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Autism and Toxic Chemicals: Are Pollutants Fueling Rising Prevalence?

Researchers link more pollutants to disorders of brain development; call for global prevention strategy to control their use
February 18, 2014


A new report implicates a growing number of industrial chemicals as contributing to autism and other disorders of brain development. The authors call for a global strategy to reduce exposure.

The report appears online in Lancet Neurology. The authors are Harvard environmental epidemiologist Philippe Grandjean and Mount Sinai Medical School pediatrician and epidemiologist Philip Landrigan.

The new report summarizes evidence from published studies on industrial chemicals and brain toxicity and updates the review that the authors conducted in 2006.

Five known threats to brain development
Their 2006 review identified five widely used industrial chemicals as "developmental neurotoxicants." Such chemicals can contribute to developmental brain disorders such as autism. The five were lead, methylmercury, polychlorinated biphenyls, arsenic and toluene.

In addition, the 2006 report identified more than 200 industrial chemicals that cause brain damage in adults. The authors warned that many of these might likewise cause developmental brain disorders if exposure occurred during pregnancy or early infancy.

Six more chemicals on the danger list
The new report adds six chemicals to the list of developmental neurotoxicants. They are high doses of manganese or fluoride, the pesticides chlorpyrifos and DDT, the solvent tetrachloroethylene and polybrominated diphenyl ethers. Polybrominated diphenyl ethers are flame retardants applied to furniture.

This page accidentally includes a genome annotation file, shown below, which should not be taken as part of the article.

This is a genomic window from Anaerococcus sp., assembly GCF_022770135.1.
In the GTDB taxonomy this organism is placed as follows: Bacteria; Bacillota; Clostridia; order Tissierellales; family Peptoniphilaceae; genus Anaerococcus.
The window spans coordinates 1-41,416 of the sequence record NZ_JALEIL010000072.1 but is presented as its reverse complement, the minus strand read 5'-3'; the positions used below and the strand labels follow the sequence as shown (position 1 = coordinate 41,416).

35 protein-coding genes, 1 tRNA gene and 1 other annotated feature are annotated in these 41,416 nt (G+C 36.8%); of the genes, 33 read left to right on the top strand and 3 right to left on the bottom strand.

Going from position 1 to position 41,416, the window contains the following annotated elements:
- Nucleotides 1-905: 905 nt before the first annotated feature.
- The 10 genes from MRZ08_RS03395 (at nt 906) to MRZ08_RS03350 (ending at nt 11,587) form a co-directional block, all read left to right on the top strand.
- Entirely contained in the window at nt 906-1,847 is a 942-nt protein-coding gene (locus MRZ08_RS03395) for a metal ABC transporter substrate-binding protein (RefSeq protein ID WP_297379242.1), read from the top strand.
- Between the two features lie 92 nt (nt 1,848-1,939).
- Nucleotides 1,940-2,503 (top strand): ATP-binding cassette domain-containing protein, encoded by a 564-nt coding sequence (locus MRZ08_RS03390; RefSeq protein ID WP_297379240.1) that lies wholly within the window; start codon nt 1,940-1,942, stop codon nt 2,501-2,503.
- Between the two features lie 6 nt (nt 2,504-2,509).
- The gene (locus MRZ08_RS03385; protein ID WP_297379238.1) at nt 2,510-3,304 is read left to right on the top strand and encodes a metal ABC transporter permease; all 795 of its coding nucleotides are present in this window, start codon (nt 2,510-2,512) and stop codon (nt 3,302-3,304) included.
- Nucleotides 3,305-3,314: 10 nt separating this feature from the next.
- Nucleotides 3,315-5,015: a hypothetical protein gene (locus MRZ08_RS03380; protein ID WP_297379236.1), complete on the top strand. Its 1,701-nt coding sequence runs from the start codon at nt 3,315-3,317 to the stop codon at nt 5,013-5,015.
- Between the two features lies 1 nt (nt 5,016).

Manganese and fluoride become toxic only at unnaturally high levels. The doses in vitamins and dental-hygiene products are safe.

While exposure to some of these chemicals is common in North America, the highest exposures tend to occur in developing nations, notes Alycia Halladay, Autism Speaks senior director for environmental and clinical sciences. “Most exposures are hard for individuals to control themselves,” Dr. Halladay adds. “One way to prevent exposure is through regulation of toxins.  This was the case with the elimination of lead from gasoline and paint, as well as the reduction of some air pollutants after the passage of the Clean Air Act.”

Meanwhile, Dr. Halladay agrees with the authors’ call for more research on the hundreds of toxic industrial chemicals now polluting the environment.

Many other neurotoxicants are likely contributing to a "silent pandemic" of developmental brain disorders, Drs. Grandjean and Landrigan write. As evidence, they cite studies linking autism risk to prenatal exposure to high levels of air pollution. (Click here for the full text of one of these studies, funded in part by Autism Speaks.)

Autism Speaks funds further research
Autism Speaks has funded a number of studies on autism risk and air pollution. In addition, it is currently supporting several studies collecting information on autism risk and exposures to other types of toxic chemicals.

To further speed discoveries, Autism Speaks is also funding the development of the Early Life Exposure Assessment Tool (ELEAT). Designed for autism research, this instrument allows investigators to combine the results of multiple studies on early environmental exposures. By increasing sample sizes, this will boost scientists’ ability to uncover toxic effects.

Learn more about Autism Speaks Environmental Factors in Autism Initiative here. For a full list of Autism Speaks studies on environmental risk factors for autism, click here.
 

Explore all the research Autism Speaks is funding using this website’s grant search

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